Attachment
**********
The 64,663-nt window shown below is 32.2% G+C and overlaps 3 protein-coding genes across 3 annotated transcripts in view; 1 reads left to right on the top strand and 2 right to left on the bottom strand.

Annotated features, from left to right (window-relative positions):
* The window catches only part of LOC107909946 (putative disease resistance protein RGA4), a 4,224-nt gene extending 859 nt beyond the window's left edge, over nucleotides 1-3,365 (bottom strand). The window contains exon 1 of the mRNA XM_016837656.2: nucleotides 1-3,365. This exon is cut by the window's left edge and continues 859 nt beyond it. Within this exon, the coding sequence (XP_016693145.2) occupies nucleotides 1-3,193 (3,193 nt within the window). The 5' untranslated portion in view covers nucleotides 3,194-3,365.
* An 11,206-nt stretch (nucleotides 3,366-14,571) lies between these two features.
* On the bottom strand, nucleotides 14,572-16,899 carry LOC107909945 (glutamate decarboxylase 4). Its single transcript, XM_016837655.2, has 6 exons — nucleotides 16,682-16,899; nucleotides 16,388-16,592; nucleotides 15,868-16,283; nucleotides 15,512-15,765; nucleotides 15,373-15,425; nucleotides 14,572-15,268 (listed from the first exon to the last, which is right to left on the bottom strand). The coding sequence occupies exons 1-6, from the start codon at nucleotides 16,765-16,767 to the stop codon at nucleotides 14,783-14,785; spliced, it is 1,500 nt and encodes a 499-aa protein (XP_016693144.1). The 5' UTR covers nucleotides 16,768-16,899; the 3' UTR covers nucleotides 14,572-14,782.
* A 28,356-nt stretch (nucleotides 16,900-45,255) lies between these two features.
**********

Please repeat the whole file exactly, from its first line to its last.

The 64,663-nt window shown below is 32.2% G+C and overlaps 3 protein-coding genes across 3 annotated transcripts in view; 1 reads left to right on the top strand and 2 right to left on the bottom strand.

Annotated features, from left to right (window-relative positions):
* The window catches only part of LOC107909946 (putative disease resistance protein RGA4), a 4,224-nt gene extending 859 nt beyond the window's left edge, over nucleotides 1-3,365 (bottom strand). The window contains exon 1 of the mRNA XM_016837656.2: nucleotides 1-3,365. This exon is cut by the window's left edge and continues 859 nt beyond it. Within this exon, the coding sequence (XP_016693145.2) occupies nucleotides 1-3,193 (3,193 nt within the window). The 5' untranslated portion in view covers nucleotides 3,194-3,365.
* An 11,206-nt stretch (nucleotides 3,366-14,571) lies between these two features.
* On the bottom strand, nucleotides 14,572-16,899 carry LOC107909945 (glutamate decarboxylase 4). Its single transcript, XM_016837655.2, has 6 exons — nucleotides 16,682-16,899; nucleotides 16,388-16,592; nucleotides 15,868-16,283; nucleotides 15,512-15,765; nucleotides 15,373-15,425; nucleotides 14,572-15,268 (listed from the first exon to the last, which is right to left on the bottom strand). The coding sequence occupies exons 1-6, from the start codon at nucleotides 16,765-16,767 to the stop codon at nucleotides 14,783-14,785; spliced, it is 1,500 nt and encodes a 499-aa protein (XP_016693144.1). The 5' UTR covers nucleotides 16,768-16,899; the 3' UTR covers nucleotides 14,572-14,782.
* A 28,356-nt stretch (nucleotides 16,900-45,255) lies between these two features.